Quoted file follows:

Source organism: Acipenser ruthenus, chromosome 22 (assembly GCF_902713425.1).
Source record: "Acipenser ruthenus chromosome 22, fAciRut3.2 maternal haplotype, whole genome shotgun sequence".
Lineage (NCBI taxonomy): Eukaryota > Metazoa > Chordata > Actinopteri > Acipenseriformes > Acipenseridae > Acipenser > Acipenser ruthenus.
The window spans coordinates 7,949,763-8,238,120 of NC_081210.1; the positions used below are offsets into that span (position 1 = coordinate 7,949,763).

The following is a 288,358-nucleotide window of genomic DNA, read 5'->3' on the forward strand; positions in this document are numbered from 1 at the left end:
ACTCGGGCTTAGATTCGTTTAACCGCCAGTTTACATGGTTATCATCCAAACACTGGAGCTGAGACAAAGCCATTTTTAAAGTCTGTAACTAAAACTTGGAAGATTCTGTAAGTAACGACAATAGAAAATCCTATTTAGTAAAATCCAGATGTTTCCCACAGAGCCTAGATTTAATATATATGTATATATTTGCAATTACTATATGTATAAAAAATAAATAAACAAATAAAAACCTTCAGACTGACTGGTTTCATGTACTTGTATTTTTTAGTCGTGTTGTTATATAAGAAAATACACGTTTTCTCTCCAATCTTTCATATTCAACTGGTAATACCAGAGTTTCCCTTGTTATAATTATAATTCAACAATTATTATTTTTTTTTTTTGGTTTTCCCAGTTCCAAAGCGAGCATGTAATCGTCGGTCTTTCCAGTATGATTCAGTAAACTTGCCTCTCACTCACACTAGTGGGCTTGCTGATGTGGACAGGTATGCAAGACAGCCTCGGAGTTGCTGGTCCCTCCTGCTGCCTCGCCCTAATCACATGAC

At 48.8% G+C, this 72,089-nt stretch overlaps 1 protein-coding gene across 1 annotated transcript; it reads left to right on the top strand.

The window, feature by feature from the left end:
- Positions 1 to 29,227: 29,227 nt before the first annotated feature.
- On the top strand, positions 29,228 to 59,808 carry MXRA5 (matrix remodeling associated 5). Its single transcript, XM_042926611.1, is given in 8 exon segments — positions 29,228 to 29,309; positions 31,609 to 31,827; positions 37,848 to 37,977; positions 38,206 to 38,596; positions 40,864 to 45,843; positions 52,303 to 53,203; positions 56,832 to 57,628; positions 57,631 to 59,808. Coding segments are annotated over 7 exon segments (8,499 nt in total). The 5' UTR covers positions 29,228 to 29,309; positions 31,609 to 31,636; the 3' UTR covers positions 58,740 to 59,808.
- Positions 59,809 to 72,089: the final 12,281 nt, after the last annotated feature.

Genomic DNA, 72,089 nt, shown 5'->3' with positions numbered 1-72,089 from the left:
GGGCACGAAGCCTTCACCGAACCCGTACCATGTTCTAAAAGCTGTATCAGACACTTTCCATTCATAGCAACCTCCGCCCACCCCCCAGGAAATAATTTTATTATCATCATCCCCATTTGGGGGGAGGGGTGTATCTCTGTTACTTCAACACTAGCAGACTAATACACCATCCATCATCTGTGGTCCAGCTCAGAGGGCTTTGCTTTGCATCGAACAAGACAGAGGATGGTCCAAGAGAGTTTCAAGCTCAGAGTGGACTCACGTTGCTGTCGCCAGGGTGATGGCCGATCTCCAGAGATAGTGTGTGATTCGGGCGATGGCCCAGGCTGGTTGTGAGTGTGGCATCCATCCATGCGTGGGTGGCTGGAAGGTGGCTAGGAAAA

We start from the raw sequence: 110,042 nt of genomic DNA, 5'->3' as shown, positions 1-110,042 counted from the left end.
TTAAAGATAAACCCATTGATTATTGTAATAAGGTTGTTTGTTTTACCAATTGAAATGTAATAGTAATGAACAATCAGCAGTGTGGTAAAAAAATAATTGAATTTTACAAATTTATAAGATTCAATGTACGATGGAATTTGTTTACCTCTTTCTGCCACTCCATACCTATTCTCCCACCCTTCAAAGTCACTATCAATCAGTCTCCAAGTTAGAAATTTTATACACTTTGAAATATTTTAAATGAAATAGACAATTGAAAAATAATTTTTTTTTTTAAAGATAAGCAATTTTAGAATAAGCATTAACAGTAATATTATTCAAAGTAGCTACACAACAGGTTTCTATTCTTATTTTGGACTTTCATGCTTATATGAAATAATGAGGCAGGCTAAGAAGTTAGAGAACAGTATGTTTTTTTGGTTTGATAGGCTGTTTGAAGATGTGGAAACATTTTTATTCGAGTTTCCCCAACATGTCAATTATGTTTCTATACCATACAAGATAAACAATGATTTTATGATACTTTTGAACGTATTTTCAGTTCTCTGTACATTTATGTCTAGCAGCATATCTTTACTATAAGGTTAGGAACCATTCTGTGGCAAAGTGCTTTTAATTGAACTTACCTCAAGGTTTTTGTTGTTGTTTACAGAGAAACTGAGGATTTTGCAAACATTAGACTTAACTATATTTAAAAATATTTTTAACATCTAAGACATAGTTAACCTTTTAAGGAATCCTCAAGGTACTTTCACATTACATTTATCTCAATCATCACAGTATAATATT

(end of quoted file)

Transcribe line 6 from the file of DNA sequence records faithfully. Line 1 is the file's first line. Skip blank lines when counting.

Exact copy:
ACTCGGGCTTAGATTCGTTTAACCGCCAGTTTACATGGTTATCATCCAAACACTGGAGCTGAGACAAAGCCATTTTTAAAGTCTGTAACTAAAACTTGGAAGATTCTGTAAGTAACGACAATAGAAAATCCTATTTAGTAAAATCCAGATGTTTCCCACAGAGCCTAGATTTAATATATATGTATATATTTGCAATTACTATATGTATAAAAAATAAATAAACAAATAAAAACCTTCAGACTGACTGGTTTCATGTACTTGTATTTTTTAGTCGTGTTGTTATATAAGAAAATACACGTTTTCTCTCCAATCTTTCATATTCAACTGGTAATACCAGAGTTTCCCTTGTTATAATTATAATTCAACAATTATTATTTTTTTTTTTTGGTTTTCCCAGTTCCAAAGCGAGCATGTAATCGTCGGTCTTTCCAGTATGATTCAGTAAACTTGCCTCTCACTCACACTAGTGGGCTTGCTGATGTGGACAGGTATGCAAGACAGCCTCGGAGTTGCTGGTCCCTCCTGCTGCCTCGCCCTAATCACATGAC